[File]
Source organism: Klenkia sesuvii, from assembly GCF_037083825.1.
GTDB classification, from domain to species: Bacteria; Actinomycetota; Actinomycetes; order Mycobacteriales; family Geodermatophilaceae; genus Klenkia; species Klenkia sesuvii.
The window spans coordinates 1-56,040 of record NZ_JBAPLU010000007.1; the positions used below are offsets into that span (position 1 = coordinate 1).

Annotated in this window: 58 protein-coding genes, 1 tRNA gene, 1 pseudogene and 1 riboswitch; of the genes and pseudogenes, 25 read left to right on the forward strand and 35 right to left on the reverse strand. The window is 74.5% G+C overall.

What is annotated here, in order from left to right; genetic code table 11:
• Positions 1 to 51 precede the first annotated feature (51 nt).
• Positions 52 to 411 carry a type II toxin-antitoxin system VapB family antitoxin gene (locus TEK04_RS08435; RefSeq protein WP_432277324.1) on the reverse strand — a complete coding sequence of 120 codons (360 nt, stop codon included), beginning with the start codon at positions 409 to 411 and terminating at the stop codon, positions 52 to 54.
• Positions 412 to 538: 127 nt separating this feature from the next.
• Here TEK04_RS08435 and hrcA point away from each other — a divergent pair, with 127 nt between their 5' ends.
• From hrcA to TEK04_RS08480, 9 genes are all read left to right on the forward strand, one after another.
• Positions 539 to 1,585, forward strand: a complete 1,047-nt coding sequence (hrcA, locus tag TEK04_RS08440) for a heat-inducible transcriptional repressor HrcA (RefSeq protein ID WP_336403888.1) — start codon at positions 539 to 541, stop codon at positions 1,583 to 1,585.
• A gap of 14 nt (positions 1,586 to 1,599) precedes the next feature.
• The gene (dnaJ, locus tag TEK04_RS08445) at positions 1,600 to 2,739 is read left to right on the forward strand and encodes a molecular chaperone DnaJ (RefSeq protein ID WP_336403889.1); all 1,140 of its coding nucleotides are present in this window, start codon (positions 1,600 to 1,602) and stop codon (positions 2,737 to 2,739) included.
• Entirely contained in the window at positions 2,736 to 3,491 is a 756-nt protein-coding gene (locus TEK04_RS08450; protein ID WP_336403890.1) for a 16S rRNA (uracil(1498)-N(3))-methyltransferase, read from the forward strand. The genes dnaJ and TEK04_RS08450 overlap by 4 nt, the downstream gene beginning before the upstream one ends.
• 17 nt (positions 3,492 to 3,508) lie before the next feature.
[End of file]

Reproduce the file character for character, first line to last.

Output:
Source organism: Klenkia sesuvii, from assembly GCF_037083825.1.
GTDB classification, from domain to species: Bacteria; Actinomycetota; Actinomycetes; order Mycobacteriales; family Geodermatophilaceae; genus Klenkia; species Klenkia sesuvii.
The window spans coordinates 1-56,040 of record NZ_JBAPLU010000007.1; the positions used below are offsets into that span (position 1 = coordinate 1).

Annotated in this window: 58 protein-coding genes, 1 tRNA gene, 1 pseudogene and 1 riboswitch; of the genes and pseudogenes, 25 read left to right on the forward strand and 35 right to left on the reverse strand. The window is 74.5% G+C overall.

What is annotated here, in order from left to right; genetic code table 11:
• Positions 1 to 51 precede the first annotated feature (51 nt).
• Positions 52 to 411 carry a type II toxin-antitoxin system VapB family antitoxin gene (locus TEK04_RS08435; RefSeq protein WP_432277324.1) on the reverse strand — a complete coding sequence of 120 codons (360 nt, stop codon included), beginning with the start codon at positions 409 to 411 and terminating at the stop codon, positions 52 to 54.
• Positions 412 to 538: 127 nt separating this feature from the next.
• Here TEK04_RS08435 and hrcA point away from each other — a divergent pair, with 127 nt between their 5' ends.
• From hrcA to TEK04_RS08480, 9 genes are all read left to right on the forward strand, one after another.
• Positions 539 to 1,585, forward strand: a complete 1,047-nt coding sequence (hrcA, locus tag TEK04_RS08440) for a heat-inducible transcriptional repressor HrcA (RefSeq protein ID WP_336403888.1) — start codon at positions 539 to 541, stop codon at positions 1,583 to 1,585.
• A gap of 14 nt (positions 1,586 to 1,599) precedes the next feature.
• The gene (dnaJ, locus tag TEK04_RS08445) at positions 1,600 to 2,739 is read left to right on the forward strand and encodes a molecular chaperone DnaJ (RefSeq protein ID WP_336403889.1); all 1,140 of its coding nucleotides are present in this window, start codon (positions 1,600 to 1,602) and stop codon (positions 2,737 to 2,739) included.
• Entirely contained in the window at positions 2,736 to 3,491 is a 756-nt protein-coding gene (locus TEK04_RS08450; protein ID WP_336403890.1) for a 16S rRNA (uracil(1498)-N(3))-methyltransferase, read from the forward strand. The genes dnaJ and TEK04_RS08450 overlap by 4 nt, the downstream gene beginning before the upstream one ends.
• 17 nt (positions 3,492 to 3,508) lie before the next feature.